The Staccato-P is extremely easy and accurate to shoot, and I think this is a huge factor in why they are extremely popular and sell very well. I mean, who doesn’t want a pistol that amplifies their skill? There’s a reason why even single-stack 1911s are still around after a century, and it’s not merely the matter of “two world warz!” I’ve shot some of the easiest 25-yard NRA-B8 targets in my life with this specific pistol, and this easy accuracy proved itself very useful in the classifier of the last match I shot. Ditto for longer distance shots across stages at “challenging targets” like tuxedos and the like. It’s always challenging to articulate felt recoil, but this is a full-size 9mm pistol, so there’s really nothing to worry about.

A box full of 124-gr 9mm handloads next to a 3rd generation Staccato 17-round magazine.

 A “non-issue” I had with this pistol is how it’s tuned at the factory. The rate at which the slide reciprocates back and forth during firing by default doesn’t feel the way I like it. It actually feels a little bit slow to me. I’d wager that most people wouldn’t notice this nor even care. And for those who would, it’s likely no big deal because the chances are they were planning on tuning with their favorite loads. I say non-issue because it actually doesn’t matter and it’s not a real criticism because it would be like judging a truck because the driver’s seat wasn’t adjusted to your own body. At the end of the day, the slow slide never got in my way.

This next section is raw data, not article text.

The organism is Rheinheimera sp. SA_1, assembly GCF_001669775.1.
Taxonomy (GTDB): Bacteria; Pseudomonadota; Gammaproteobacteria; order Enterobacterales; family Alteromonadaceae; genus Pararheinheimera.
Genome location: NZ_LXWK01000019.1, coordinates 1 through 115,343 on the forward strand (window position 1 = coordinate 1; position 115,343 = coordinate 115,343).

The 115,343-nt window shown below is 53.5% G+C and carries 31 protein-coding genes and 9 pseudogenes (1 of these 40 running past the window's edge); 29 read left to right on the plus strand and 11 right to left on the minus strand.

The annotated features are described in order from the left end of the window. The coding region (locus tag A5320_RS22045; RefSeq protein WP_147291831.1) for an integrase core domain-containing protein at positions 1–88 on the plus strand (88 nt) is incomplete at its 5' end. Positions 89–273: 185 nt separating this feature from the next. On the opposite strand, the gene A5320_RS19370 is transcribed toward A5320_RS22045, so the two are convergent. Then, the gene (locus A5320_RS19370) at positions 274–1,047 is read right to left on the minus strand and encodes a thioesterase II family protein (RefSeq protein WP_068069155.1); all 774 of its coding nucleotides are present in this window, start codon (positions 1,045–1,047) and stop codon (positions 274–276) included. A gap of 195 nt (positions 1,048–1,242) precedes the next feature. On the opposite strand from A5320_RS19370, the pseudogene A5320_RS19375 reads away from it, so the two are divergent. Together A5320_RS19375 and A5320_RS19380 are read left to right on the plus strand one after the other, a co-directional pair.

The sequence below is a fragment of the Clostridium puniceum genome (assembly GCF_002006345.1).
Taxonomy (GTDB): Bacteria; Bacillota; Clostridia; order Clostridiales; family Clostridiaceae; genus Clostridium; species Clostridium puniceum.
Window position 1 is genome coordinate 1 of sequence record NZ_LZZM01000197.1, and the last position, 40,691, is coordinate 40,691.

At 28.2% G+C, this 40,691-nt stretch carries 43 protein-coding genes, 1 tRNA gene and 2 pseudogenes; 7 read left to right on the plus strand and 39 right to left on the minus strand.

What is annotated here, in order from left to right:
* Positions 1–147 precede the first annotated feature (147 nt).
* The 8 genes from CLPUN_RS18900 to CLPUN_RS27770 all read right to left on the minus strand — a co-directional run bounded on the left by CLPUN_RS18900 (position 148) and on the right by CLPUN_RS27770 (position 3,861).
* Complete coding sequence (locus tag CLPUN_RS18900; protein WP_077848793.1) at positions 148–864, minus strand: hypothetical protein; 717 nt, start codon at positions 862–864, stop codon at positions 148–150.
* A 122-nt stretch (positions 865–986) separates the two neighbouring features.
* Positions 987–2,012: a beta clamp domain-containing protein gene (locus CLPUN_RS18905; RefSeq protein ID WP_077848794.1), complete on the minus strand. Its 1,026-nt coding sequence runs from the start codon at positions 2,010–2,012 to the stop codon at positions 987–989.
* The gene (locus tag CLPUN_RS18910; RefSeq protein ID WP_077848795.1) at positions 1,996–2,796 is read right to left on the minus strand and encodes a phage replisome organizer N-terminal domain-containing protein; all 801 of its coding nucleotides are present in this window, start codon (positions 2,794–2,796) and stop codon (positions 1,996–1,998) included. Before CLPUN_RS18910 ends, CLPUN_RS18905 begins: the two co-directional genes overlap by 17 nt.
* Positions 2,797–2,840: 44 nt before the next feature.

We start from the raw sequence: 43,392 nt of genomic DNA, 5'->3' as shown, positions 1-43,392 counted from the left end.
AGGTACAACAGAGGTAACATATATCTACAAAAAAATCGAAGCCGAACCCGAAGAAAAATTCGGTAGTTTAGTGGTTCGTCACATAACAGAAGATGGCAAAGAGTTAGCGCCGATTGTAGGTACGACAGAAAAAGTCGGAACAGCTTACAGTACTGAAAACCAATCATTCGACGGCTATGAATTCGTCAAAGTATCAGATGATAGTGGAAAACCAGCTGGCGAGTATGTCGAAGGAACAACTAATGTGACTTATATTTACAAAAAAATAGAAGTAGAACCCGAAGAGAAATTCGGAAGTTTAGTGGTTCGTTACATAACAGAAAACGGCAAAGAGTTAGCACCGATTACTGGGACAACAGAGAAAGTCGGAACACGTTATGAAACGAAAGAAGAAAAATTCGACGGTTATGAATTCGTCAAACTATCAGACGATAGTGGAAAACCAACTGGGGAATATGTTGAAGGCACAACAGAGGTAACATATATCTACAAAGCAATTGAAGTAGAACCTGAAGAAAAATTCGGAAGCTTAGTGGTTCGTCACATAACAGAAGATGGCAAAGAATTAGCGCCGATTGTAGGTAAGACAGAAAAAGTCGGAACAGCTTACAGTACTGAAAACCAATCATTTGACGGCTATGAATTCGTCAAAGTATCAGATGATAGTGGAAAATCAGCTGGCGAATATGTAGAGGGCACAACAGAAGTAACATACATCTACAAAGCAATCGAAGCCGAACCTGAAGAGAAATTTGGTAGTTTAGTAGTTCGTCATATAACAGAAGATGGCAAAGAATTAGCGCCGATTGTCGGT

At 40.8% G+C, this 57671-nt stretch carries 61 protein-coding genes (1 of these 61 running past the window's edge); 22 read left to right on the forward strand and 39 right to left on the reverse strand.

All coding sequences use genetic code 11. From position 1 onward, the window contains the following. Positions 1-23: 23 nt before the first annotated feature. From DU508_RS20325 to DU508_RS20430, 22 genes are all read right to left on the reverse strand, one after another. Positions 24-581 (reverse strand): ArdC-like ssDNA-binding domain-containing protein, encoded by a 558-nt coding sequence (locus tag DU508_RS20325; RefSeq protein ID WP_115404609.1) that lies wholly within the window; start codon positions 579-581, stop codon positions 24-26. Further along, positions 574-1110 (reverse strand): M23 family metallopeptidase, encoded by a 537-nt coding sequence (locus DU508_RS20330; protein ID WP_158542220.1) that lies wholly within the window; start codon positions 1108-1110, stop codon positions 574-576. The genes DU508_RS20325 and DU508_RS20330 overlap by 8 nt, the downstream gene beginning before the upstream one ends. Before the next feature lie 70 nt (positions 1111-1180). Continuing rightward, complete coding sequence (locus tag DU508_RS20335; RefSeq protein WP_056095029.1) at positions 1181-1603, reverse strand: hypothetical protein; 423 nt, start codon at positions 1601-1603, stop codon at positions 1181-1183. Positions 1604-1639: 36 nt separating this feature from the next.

However, something to keep in mind is the size of the grip. The Staccato-P’s grip is rather chunky and shooters with smaller hands need to see if the pistol fits them properly in order to wring the most performance from it.Trying to use any pistol with an ill-fitting grip is like trying to run a mile with shoes two sizes below.

Classically built 2011 pistols, such as this one, were designed around a very wide double-stack magazine built for the competitive .38 Super cartridge. Even though the gun is chambered for 9mm, a lot of the internal dimensions exist with .38 Super blueprints. As a result, 2011s have some of the largest and widest pistol grips in the modern handgun world. Staccato-P owners who plan to conceal carry their pistols also need to be aware and make sure that this oversize grip does not cause printing issues. 

The Staccato-P Nested In Dark Star Gear’s new Apollo AIWB holster for 2011s. I would not recommend the 20 round mags nor the magwell for concealed carry.